Probably, yes. Child support is ordered by a Court because a child has a right to be "supported" by 2 parents. If one or both of those parents fails their responsibility to the child then the Court will take action. Whether you are injured or not, your child still needs to be cared for. Who supports you? Feeds you? Pays your rent & utility bills? A judge will ask you these questions if you are ordered to appear for a "Show-Cause" hearing. (a "Show-Cause" hearing is where the judge tells you to come to court & "show" what "caused" you to get behind on your payments. Usually you will be allowed to set up a payment plan; most judges know that jail will help no one & will only lock up the worst offenders. You may be eligible for Workmans Comp or Disabilty, depending on how you were injured & how long until you will be able to work again.
No. Child support payments cannot be garnished.No. Child support payments cannot be garnished.No. Child support payments cannot be garnished.No. Child support payments cannot be garnished.
No. A judgment creditor cannot take possession of child support payments to satisfy a lien.No. A judgment creditor cannot take possession of child support payments to satisfy a lien.No. A judgment creditor cannot take possession of child support payments to satisfy a lien.No. A judgment creditor cannot take possession of child support payments to satisfy a lien.
No. Child support payments cannot be garnished.
No. Section 523(a)(5) of the Bankruptcy Code prohibits debtors from receiving a discharge of spousal and child support obligations. If yuou are behind on payments, you can spread out the payments over time in a Chapter 13 bankruptcy. No, you cannot even touch child support, afraid you have to pay, pay, pay and pay.
A father cannot petition for emancipation, the child has to. And it doesn't relieve him of paying back support payments.
No. You cannot shift your obligation for support to the child.No. You cannot shift your obligation for support to the child.No. You cannot shift your obligation for support to the child.No. You cannot shift your obligation for support to the child.
Monthly child support payments can be garnished from retirement.
SSI beneficiaries cannot be ordered to pay child support. Child support cannot be deducted from SSI payments.
SSI does not count as income for child support purposes and child support cannot be garnished from SSI payments.
Spousal support payments are not a "sure thing," which is a key element in a cash settlement. While the support/alimony is court-ordered it is not guaranteed, and there is no lender or settlement company that wish to engage in chasing down a spouse to secure payments that were assigned to you. You cannot assign the payments to a lender/settlement company.
You have to list child support arrears as a debt and you have to list child support payments in the budget. Child support arrears cannot be discharged, however.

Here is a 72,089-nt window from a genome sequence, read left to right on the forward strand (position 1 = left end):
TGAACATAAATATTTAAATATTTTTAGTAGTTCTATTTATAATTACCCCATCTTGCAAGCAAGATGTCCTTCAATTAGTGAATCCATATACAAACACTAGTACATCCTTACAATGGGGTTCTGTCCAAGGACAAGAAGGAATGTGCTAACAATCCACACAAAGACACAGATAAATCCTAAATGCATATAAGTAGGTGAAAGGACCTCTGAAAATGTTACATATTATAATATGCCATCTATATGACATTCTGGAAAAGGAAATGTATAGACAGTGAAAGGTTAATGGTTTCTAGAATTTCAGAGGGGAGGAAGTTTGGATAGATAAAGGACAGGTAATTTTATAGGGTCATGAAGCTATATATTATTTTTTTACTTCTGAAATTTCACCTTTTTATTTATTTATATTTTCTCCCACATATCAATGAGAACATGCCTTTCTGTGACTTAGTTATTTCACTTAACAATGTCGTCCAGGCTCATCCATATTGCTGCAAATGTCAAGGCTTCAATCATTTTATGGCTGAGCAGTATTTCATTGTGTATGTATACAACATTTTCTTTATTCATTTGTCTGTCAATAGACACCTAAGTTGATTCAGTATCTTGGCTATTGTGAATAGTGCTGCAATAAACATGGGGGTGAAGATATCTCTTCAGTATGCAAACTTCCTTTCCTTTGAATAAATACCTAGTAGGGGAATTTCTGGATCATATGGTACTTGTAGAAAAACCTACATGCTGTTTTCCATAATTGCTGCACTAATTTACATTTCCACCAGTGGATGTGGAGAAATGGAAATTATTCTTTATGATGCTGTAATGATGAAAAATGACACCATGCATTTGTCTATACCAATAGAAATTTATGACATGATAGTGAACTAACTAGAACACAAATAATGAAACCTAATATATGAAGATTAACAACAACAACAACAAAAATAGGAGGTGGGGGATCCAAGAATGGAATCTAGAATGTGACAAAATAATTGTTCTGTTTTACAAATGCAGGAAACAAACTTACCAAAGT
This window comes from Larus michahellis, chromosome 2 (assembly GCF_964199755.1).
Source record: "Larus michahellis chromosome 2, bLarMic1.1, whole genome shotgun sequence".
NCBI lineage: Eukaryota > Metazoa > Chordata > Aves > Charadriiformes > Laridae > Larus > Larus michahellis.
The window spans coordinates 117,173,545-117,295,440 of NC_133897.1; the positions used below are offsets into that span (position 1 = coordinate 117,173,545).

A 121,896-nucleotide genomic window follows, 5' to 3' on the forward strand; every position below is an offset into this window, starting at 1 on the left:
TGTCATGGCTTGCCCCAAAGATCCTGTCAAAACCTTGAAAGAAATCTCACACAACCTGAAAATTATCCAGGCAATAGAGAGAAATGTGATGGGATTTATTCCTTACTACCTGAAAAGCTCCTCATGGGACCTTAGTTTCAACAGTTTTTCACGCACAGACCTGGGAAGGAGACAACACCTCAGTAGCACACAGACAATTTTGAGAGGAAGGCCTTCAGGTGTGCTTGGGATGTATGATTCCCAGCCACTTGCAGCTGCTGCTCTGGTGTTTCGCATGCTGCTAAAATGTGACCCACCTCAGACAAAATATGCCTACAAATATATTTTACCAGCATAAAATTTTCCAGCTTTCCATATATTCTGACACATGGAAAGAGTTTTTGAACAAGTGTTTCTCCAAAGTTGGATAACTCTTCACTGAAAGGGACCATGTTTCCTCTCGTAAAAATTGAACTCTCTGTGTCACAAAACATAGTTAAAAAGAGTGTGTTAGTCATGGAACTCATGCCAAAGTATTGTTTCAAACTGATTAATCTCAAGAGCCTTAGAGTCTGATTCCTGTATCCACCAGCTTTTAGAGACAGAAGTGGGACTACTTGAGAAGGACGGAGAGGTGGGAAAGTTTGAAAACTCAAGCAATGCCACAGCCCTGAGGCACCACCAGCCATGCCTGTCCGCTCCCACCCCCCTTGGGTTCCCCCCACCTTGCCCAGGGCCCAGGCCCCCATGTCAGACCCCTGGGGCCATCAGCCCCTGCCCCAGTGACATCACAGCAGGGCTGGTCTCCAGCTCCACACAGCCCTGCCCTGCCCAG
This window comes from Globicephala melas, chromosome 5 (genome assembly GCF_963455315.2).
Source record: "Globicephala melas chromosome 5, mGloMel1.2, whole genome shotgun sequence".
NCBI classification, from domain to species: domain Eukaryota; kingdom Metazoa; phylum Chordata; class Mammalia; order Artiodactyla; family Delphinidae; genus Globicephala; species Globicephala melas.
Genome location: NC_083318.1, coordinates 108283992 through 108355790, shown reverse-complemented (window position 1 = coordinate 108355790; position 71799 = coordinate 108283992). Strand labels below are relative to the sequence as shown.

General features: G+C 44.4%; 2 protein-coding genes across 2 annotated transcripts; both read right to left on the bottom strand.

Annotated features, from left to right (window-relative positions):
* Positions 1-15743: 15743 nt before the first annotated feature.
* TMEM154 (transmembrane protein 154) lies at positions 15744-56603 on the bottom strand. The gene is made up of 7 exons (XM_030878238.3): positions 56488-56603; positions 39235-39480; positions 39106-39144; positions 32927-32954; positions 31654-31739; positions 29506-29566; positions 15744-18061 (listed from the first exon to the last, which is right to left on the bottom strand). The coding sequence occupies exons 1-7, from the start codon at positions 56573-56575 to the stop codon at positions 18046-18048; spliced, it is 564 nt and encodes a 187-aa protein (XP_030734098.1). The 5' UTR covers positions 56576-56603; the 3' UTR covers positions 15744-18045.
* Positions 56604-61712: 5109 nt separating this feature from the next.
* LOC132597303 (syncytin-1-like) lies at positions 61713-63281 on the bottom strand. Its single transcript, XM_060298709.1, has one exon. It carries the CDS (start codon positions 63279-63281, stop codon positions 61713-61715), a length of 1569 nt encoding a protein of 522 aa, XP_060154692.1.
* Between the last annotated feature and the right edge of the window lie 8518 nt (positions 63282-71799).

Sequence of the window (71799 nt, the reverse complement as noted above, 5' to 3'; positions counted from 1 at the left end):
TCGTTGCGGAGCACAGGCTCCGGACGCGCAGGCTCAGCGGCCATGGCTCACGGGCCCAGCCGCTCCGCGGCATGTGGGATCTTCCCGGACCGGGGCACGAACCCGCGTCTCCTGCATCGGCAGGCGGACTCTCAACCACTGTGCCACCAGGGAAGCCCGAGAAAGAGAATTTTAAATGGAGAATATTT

The obligor's spouse can use his/her money, if s/he wishes to do so. However, the spouse cannot be forced to make these payments.
No. SSI beneficiaries are exempt from paying child support (except for past-due support). Child support cannot be garnished from SSI payments.
You cannot prove payment in cash. That's what checks are for. Pay by check and keep a hard copy record of those payments.
child support cannot be cleared
If you are receiving benefits from Social Security Disability Insurance (SSDI), child support can be taken from your SSDI payments. However, if you are receving Supplemental Security Income, that cannot be seized for child support.
Child support cannot be claimed on taxes. A payer of child support may be able to claim the child as a dependent, but the payments are not tax deductible or count as taxable income.
it all depends on state that you live in, however, a father has a right to see his children despite his history of child support payments. the mother cannot legally refuse to allow the father to the child or children due to lack of support, unless there is a court order or restraining order that legally allows her to withold visitation. Paying child support and visitation rights have nothing to do with each other.Just because you dont/do pay child support doesnt mean you can/cannot visit your child
only in chapter 13, you cannot use chapter 7 to catch up on past payments.
In the UK it is your responsibility to file a tax return if you think you may owe tax but you won't have to pay any tax on child maintenance payments you receive in the UK. Similarly in the US The person paying child support cannot deduct those payments on a tax return and child support is not included in the income of the person getting the payments.
SSI recipients are not liable for current, ongoing child support and child support, current or past-due, cannot be withheld from SSI payments. [SSI recipients are, of course, liable for any past due child support.]
Social Security refers to payments made those who cannot work, preventing them from falling into poverty. This includes the unemployed, the disabled, and the elderly.
If you have no lien on your vehicle then no one has a legal right to repossess it. If you're not behind on the payments there would be no reason for the lender to reprocess the car in the first place. It is hard to believe you have a loan on a car without a lien. The car stands behind the loan. If there's no lien on the vehicle then the car is not involved in the loan and cannot be repossessed.
Hopefully not... It doesn't exempt you from being a parent. Recipients of SSI cannot be ordered to pay child support. In general, State courts will not order public assistance recipients to pay child support. Child support obligations cannot be garnished from SSI or public assistance payments.
No child and/or spousal support are not dischargeable in a chapter 7 BK. It is my understanding that child support, student loans, taxes owed, and things along that line cannot be included in a bankruptcy.